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The ACCU passes on review copies of computer books to its members for them to review. The result is a large, high quality collection of book reviews by programmers, for programmers. Currently there are 1918 reviews in the database and more every month.
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Writing Apache Modules with Perl and C
L. Stein&D. MacEachern
1 56592 567 X
Rick Stones
Appeared in:
Apache, for anyone that doesn't know, is justifiably the Internet's number one web server (see the Web Server Survey on It's fast, configurable, rock solid, runs on a wide range of UN*X versions (and, of course, Linux), Win32 systems and comes complete with source code. What more could you ask? Well one think you could ask for is a way of extending the functionality in a CGI like way, but more efficient and with better access to the internals of the web server. You can have that too - with Apache Modules.

Apache modules are code written outside the web server main source, but to a defined API. The original interface was 'C' only, and whilst valuable, did require some programming care. More recently mod_perl has been implemented, which embeds a Perl interpreter in the web server, so you can write your modules in Perl, and still have full access to the Apache module API. The main drawback is the process sizes, which can get a little large, but hey, memory is cheap at the moment.

This book starts from the assumption that either you are on a UN*X/Linux machine and have the Apache sources (, or have a running binary on Win32 systems. To get mod_perl installed on UN*X/Linux you do need to re-compile the Apache sources, which is a minor drawback, but hardly a major problem; then you need to fetch and link in the mod_perl code, also available from links on the Apache web site. Win32 users, for once, get it slightly easier and just need to fetch a .dll. All this is clearly explained in the book, though I did have a slight problem when one of the installation tests for mod_perl failed, and it took me a while to discover I had actually built myself a working mod_perl enabled Apache at the first attempt.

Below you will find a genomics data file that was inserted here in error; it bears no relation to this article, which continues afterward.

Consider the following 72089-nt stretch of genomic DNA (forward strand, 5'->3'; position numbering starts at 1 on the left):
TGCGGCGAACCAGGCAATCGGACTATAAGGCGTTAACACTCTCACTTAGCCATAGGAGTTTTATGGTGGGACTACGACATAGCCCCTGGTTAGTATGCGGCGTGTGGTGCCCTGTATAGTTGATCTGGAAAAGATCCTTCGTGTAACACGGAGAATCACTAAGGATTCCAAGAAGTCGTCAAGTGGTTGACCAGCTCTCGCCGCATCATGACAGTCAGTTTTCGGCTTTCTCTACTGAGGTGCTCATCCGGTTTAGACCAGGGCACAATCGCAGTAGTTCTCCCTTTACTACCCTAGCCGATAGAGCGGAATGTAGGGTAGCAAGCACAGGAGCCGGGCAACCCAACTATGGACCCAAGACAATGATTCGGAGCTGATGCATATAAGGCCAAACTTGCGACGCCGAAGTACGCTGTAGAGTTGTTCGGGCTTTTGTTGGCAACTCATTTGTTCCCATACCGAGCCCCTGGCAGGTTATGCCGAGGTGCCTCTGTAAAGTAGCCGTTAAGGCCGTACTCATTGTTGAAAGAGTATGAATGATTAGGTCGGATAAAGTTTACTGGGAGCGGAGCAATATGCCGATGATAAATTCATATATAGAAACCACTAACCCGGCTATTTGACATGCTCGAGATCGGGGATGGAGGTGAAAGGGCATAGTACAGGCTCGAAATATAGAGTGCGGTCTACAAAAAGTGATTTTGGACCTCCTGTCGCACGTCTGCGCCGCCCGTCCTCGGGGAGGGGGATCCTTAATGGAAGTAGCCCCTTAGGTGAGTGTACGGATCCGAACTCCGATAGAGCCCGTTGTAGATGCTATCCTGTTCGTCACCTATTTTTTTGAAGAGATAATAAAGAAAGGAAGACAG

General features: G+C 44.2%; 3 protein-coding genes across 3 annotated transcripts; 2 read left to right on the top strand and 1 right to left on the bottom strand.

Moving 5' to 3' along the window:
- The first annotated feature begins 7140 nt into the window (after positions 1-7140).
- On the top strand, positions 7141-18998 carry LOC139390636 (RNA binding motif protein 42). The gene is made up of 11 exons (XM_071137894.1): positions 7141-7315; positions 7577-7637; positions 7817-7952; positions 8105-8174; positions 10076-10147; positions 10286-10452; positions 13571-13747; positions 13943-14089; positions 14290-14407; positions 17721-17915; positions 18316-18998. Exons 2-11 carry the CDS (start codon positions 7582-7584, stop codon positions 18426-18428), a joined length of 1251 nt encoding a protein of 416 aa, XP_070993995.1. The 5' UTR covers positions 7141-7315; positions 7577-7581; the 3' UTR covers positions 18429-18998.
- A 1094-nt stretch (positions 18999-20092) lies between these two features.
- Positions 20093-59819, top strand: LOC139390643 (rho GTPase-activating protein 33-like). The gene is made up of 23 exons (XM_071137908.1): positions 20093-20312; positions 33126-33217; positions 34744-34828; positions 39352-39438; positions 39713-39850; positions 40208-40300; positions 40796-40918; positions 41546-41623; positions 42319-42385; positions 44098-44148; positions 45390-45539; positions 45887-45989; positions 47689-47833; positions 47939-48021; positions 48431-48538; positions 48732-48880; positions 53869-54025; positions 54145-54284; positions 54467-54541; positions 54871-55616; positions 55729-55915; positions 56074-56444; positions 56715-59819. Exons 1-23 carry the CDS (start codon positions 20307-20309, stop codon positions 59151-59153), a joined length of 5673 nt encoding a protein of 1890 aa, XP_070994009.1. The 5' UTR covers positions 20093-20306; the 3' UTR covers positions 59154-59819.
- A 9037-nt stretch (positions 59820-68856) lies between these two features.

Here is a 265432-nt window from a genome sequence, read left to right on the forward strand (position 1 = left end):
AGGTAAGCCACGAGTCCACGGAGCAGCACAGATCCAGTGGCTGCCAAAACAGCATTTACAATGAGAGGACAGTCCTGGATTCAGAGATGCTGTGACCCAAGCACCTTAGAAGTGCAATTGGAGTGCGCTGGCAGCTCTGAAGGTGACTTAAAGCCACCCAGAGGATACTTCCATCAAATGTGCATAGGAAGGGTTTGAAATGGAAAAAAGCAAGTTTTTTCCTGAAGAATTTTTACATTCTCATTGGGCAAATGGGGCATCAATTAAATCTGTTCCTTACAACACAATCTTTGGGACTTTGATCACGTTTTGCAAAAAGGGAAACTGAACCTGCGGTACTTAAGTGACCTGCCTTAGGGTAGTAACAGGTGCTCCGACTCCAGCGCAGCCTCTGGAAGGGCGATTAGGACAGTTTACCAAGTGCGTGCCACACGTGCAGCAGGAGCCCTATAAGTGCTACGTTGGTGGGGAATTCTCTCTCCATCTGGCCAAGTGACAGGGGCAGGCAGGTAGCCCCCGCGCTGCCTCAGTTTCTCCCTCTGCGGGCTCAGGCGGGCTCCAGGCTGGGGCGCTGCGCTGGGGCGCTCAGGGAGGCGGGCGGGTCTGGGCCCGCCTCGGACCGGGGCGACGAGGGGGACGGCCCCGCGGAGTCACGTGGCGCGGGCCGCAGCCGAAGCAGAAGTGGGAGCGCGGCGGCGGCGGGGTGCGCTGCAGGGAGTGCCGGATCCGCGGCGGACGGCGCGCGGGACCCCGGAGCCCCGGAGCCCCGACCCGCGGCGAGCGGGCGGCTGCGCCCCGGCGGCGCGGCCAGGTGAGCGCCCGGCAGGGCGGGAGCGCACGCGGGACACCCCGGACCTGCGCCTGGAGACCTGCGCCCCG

The initial chapters of the book walk you carefully through your first Perl and 'C' modules, before the main body of the book gets down to more detail. The book doesn't tell you how to configure Apache, but does tell you just enough so you can manually start and stop the server. Apache's default configuration file is usually enough to get started on, so this is not a problem. There is a huge amount to the Apache API, and this book covers it in detail, with good explanations and loads of examples. The only drawback might be for 'C' programmers, who will be disappointed that almost all the examples are in Perl, though the 'C' API is very similar, and documented separately towards the end of the book. I think after the initial shock of all those Perl examples, 'C' programmers with either decide Perl isn't so bad after all, or discover that converting the examples to 'C' is actually pretty easy. Either way, I think both groups will be pretty happy with this book. Recommended.